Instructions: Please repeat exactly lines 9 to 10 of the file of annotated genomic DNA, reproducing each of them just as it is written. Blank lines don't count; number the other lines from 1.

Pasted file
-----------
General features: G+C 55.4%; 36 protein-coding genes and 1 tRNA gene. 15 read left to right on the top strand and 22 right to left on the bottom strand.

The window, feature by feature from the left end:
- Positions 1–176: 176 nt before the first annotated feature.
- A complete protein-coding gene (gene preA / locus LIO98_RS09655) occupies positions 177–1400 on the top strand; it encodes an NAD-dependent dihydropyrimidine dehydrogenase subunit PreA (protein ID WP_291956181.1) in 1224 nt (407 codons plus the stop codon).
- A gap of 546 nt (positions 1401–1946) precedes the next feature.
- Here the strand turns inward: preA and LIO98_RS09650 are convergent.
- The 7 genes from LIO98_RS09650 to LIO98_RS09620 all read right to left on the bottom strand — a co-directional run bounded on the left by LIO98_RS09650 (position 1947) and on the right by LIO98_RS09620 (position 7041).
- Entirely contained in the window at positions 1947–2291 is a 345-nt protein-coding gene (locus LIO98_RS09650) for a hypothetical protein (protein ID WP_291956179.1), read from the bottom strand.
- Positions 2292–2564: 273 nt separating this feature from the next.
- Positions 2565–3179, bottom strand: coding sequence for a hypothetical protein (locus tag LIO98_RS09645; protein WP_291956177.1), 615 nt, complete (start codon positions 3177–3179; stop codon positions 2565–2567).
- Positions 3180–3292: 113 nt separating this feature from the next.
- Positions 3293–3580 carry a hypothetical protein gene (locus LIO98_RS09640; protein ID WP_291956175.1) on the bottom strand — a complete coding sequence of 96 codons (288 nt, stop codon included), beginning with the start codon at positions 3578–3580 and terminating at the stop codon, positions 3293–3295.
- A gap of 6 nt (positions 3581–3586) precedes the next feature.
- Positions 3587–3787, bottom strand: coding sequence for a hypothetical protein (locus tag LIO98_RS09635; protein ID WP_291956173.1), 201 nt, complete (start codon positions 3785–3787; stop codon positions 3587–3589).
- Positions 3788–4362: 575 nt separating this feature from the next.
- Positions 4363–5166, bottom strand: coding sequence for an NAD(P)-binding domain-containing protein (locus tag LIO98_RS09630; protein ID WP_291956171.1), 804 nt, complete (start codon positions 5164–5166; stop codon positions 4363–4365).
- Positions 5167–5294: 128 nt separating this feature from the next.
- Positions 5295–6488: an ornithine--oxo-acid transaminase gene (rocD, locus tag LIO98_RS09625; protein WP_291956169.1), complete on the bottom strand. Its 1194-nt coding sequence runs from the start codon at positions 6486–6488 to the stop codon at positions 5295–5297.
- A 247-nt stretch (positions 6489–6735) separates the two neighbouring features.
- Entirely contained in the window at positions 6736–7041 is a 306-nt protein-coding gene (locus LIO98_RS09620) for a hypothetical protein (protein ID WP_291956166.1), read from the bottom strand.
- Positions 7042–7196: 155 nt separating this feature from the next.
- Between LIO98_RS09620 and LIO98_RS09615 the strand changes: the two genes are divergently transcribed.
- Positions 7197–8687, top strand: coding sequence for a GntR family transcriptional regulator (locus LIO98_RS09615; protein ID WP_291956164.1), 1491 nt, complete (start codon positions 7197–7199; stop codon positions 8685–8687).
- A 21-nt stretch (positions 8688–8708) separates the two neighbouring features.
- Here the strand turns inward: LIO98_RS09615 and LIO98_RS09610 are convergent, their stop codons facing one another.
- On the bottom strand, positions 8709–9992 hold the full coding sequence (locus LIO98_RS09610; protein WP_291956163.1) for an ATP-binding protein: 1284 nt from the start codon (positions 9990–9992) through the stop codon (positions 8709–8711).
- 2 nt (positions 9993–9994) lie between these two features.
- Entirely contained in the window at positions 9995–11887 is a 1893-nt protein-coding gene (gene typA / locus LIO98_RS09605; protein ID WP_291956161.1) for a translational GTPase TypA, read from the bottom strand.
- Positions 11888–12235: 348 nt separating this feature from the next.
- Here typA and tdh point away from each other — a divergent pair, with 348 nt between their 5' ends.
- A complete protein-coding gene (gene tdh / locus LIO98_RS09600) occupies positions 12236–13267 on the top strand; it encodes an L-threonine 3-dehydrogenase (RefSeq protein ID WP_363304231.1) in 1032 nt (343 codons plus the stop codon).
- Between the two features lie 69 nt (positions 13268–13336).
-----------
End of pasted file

- Positions 2292–2564: 273 nt separating this feature from the next.
- Positions 2565–3179, bottom strand: coding sequence for a hypothetical protein (locus tag LIO98_RS09645; protein WP_291956177.1), 615 nt, complete (start codon positions 3177–3179; stop codon positions 2565–2567).